By Francisco Herrera, Theologian-in-Residence
The McDonald's off of Lyndale and 45th Avenue North has become a regular stopping point for me since beginning my time at Gethsemane in July. I've had a soft spot for the fast food chain since a market research gig had me running around three McDonald's locations in a major Metropolitan City several years ago. I enjoyed the friendliness of the staff, who were eager to include me in their games and camaraderie. I was also rather impressed about how each of these locations fostered a great deal of community activity. The general manager of one location practically gushed about how they raised $10,000 that summer for his daughter's Elementary School - monies used to go towards the purchasing of a state-of-the-art computer system and teachers to train the children the vital art of computer programming. And as you would find in any diner or cafe in the United States, each location also had a regular morning delegation of older men and women sitting and sipping coffee, munching on biscuits, and sharing stories of the neighborhood and their family and friends.
The McDonald's here in Lind-Bohanon was certainly no different. Sitting at my little table, bouncing between the rigors of my PhD studies, writing, and passing out flyers to promote Gethsemane’s block parties, I had a great deal of time to both talk with the restaurant patrons as well as overhear many conversations.
The folks chatted about what you’d usually expect of patrons in any cafe or breakfast nook—retired men and women passing laughter and gripes back and forth. Another morning I witnessed a young man receiving interview advice from an older friend. One particularly memorable chat I had happened with a retired police officer about two weeks after Thurmond Blevins killing, as he spoke calmly and quietly about the corruption of some of the neighborhood police departments.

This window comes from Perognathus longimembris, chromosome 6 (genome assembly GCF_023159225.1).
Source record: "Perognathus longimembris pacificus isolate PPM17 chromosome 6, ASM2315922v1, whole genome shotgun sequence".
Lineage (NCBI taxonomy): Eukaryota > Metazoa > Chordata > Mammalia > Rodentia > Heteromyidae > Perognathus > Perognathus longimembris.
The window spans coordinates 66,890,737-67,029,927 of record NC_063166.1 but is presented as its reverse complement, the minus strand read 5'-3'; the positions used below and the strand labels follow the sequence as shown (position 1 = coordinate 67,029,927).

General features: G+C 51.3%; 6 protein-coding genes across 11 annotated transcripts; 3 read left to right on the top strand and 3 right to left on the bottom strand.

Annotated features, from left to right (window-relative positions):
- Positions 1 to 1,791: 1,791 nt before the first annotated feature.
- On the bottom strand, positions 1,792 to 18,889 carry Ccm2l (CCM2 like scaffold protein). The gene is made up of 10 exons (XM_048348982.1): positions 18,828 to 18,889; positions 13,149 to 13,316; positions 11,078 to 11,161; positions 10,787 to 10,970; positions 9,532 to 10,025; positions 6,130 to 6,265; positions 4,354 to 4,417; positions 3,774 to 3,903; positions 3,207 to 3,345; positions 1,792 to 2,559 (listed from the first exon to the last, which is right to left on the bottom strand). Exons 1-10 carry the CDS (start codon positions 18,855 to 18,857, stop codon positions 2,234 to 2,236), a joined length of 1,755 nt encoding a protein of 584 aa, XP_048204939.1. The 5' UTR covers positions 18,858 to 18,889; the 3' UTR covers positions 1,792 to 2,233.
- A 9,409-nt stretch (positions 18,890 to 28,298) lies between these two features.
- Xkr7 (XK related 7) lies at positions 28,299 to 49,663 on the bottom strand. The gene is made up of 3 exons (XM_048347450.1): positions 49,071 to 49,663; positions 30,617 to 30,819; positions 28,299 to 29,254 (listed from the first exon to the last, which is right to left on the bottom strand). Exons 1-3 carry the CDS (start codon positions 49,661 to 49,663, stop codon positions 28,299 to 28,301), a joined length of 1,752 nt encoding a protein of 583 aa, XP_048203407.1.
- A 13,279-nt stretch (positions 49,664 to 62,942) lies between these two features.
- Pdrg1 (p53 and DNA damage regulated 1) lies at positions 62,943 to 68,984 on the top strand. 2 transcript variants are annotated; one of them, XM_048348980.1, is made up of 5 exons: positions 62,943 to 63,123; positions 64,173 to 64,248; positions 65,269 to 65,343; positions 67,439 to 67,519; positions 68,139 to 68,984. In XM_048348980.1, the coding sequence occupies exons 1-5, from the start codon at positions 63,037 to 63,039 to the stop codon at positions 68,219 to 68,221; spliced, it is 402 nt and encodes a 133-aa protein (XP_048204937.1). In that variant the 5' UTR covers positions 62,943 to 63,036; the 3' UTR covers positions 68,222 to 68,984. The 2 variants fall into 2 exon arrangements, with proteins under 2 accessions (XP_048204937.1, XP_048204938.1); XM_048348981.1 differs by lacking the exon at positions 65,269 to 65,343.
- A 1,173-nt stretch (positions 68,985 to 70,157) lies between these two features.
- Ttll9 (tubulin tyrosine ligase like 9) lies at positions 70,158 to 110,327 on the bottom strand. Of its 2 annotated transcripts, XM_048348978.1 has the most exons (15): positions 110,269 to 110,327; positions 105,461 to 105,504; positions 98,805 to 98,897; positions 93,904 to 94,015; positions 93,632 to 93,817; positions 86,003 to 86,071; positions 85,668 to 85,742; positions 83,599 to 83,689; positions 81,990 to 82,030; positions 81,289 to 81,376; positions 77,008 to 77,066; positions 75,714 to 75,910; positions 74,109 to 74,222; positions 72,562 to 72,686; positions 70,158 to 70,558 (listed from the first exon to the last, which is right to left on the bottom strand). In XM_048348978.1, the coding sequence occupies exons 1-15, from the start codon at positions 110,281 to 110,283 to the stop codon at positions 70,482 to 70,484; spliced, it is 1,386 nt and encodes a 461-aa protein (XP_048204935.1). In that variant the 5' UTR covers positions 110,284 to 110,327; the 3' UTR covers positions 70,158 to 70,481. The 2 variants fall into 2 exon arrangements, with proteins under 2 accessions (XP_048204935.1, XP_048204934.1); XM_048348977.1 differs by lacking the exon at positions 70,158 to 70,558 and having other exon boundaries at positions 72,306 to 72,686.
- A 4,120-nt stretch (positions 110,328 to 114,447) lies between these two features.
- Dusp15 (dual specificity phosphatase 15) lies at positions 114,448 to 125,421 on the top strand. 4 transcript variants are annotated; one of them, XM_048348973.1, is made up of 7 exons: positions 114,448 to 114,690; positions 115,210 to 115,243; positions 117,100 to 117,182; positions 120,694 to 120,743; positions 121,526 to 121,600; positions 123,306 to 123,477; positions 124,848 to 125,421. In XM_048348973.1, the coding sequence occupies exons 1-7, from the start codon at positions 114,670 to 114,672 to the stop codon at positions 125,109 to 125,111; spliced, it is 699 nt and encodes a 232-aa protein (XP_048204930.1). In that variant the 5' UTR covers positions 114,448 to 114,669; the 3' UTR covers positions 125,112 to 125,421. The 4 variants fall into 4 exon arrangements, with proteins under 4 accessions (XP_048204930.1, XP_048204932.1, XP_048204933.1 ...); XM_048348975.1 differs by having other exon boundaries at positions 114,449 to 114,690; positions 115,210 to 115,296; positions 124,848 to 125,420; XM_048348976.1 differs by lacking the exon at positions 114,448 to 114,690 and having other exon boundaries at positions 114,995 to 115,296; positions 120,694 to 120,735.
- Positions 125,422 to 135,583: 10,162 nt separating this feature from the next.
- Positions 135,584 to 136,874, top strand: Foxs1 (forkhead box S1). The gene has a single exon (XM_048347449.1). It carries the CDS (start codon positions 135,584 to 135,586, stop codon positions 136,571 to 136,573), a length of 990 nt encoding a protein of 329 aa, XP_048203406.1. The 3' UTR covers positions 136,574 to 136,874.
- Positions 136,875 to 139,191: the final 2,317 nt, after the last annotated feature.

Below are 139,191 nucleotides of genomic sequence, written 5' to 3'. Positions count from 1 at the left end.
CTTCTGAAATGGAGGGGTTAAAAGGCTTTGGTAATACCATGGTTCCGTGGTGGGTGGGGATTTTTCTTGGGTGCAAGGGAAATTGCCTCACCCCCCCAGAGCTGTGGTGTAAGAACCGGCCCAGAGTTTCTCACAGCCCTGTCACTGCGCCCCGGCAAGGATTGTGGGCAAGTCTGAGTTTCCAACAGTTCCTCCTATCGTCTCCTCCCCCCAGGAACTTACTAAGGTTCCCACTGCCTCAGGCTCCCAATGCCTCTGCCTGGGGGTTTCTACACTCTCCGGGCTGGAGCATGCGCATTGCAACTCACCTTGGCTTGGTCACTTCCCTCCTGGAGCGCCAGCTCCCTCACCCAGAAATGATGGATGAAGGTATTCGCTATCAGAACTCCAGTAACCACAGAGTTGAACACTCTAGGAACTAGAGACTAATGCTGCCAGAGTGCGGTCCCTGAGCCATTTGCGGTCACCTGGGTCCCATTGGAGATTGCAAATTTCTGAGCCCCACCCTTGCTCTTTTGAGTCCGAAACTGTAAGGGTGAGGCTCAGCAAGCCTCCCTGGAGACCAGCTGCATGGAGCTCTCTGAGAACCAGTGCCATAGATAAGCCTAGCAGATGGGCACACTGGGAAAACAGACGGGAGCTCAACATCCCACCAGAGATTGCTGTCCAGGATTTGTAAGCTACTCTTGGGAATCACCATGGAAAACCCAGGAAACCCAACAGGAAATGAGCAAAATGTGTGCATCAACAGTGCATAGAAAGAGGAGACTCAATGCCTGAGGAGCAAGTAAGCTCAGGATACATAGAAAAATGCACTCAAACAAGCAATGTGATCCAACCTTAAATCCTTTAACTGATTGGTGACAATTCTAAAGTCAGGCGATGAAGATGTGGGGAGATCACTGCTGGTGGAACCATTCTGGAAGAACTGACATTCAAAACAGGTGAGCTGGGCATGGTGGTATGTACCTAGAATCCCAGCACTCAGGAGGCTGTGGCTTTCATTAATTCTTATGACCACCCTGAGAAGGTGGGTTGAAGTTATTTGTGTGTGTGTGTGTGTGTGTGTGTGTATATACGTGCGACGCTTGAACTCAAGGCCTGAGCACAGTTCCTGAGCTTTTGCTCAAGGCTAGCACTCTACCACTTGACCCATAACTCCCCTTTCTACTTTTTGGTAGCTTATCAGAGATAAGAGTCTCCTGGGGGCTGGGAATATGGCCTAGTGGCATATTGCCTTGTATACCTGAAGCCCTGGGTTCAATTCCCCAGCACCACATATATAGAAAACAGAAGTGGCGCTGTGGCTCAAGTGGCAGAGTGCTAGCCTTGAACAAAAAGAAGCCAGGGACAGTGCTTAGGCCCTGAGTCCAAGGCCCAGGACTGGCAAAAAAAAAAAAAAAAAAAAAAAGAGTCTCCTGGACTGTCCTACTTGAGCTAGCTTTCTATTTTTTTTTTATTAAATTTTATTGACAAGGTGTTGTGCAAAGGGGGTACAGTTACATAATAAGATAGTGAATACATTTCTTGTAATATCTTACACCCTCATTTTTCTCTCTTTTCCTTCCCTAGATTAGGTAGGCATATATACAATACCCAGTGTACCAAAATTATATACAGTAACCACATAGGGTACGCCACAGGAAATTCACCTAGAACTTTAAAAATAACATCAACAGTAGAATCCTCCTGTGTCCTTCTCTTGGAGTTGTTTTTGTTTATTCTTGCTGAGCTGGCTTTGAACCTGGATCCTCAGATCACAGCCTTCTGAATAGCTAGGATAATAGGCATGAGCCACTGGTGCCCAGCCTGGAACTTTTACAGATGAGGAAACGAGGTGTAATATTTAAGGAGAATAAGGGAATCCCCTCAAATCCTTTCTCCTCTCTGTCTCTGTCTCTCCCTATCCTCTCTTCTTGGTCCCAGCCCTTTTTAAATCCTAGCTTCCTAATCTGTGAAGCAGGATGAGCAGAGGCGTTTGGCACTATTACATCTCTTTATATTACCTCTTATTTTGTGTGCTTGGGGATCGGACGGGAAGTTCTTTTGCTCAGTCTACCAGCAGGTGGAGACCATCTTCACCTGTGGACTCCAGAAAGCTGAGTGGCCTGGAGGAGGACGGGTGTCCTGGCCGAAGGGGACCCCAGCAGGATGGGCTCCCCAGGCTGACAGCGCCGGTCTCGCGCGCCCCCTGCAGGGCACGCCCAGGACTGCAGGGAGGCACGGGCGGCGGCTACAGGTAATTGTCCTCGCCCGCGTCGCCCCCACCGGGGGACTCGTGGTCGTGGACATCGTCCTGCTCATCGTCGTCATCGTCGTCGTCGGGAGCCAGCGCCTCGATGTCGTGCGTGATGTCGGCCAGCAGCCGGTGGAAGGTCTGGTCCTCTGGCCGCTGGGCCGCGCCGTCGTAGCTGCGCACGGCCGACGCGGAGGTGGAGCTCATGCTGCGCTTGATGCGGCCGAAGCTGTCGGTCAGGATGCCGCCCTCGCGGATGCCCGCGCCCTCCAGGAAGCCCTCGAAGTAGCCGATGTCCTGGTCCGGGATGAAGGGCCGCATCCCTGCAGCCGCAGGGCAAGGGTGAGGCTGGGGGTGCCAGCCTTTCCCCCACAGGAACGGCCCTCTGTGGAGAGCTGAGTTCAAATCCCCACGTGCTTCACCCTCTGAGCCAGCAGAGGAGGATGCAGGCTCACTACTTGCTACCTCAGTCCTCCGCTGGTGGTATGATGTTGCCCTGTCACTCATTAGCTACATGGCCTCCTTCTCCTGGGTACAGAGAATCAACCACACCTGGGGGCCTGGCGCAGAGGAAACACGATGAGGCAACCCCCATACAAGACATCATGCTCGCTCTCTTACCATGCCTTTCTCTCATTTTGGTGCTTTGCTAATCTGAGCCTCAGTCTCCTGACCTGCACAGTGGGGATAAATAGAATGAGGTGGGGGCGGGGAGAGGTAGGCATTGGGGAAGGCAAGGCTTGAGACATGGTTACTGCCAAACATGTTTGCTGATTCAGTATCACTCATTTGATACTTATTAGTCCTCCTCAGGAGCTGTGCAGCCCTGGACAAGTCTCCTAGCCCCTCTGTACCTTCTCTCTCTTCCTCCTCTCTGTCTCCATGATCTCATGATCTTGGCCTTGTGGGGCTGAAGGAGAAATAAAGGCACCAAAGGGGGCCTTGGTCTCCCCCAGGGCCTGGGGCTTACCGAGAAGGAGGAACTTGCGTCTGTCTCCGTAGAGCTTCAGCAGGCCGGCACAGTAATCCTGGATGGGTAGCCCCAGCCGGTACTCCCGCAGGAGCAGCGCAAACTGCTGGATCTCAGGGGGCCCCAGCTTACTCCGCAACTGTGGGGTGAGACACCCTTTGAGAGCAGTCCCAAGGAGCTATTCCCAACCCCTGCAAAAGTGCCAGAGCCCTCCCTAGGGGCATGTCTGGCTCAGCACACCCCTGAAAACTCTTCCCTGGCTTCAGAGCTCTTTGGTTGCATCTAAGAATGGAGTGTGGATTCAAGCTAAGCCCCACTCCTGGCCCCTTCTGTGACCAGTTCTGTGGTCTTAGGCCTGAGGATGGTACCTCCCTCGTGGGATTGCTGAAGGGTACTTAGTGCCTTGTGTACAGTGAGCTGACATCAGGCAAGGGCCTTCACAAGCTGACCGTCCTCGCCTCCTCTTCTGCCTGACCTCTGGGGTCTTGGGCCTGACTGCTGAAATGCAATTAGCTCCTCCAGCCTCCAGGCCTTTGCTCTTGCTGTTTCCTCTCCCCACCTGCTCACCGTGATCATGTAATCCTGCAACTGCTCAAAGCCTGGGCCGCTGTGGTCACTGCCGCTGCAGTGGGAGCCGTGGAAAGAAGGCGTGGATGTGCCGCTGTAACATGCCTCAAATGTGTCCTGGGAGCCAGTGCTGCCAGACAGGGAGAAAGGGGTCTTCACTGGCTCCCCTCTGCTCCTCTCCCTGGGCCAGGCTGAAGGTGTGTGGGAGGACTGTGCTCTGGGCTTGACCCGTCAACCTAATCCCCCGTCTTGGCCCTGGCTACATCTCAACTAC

But on one particularly quiet morning, as I was engrossed in some writing I was doing, I chanced to hear one of the older ladies and the restaurant exclaim, "Oh, but I'm Lutheran, and things like that are very important to us!"
This was no surprise. We are in Minneapolis after all, and Lutherans are as common as purple shirts on Sundays. But all the same, this was the first time I heard someone in the neighborhood mention being Lutheran with such honest immediacy, so I kept a sneaky ear open.
Pretty quickly though, I began to wish I hadn't.
"I mean I learned in church the importance of having a two-parent family, a mother and a father. And I just don't see how it is that a man and a man or a woman and a woman get married and have a family."
At that point, I started to listen more intently - trying to ask myself, as well as God, if it would be appropriate for me to chime in.
"I have friends who are homosexual. For instance, I have people I work with who are, and they're good colleagues and I love working with them. But since the Bible says that homosexuality is a sin, I just don't see how anyone can think that gay people getting married, let alone having children, can ever be okay. It just seems so wrong."
Making matters a little worse, the friend sharing breakfast with her at this table was quietly humming and nodding in agreement the entire time.
As a public theologian, and as someone who understands his prophetic role in the church, in moments like this I know I have to do something, but often times the chief emotions I tangle with are fear and anxiety. Do I really want to get into this? Do I really have the energy to engage a perfect stranger in a controversial conversation—one that (in a McDonald's on a Friday morning) is not likely to end well for either of us?
But while sifting through this usual sand of shifting emotions, the woman was visited by a friend, who from his accent was clearly an immigrant.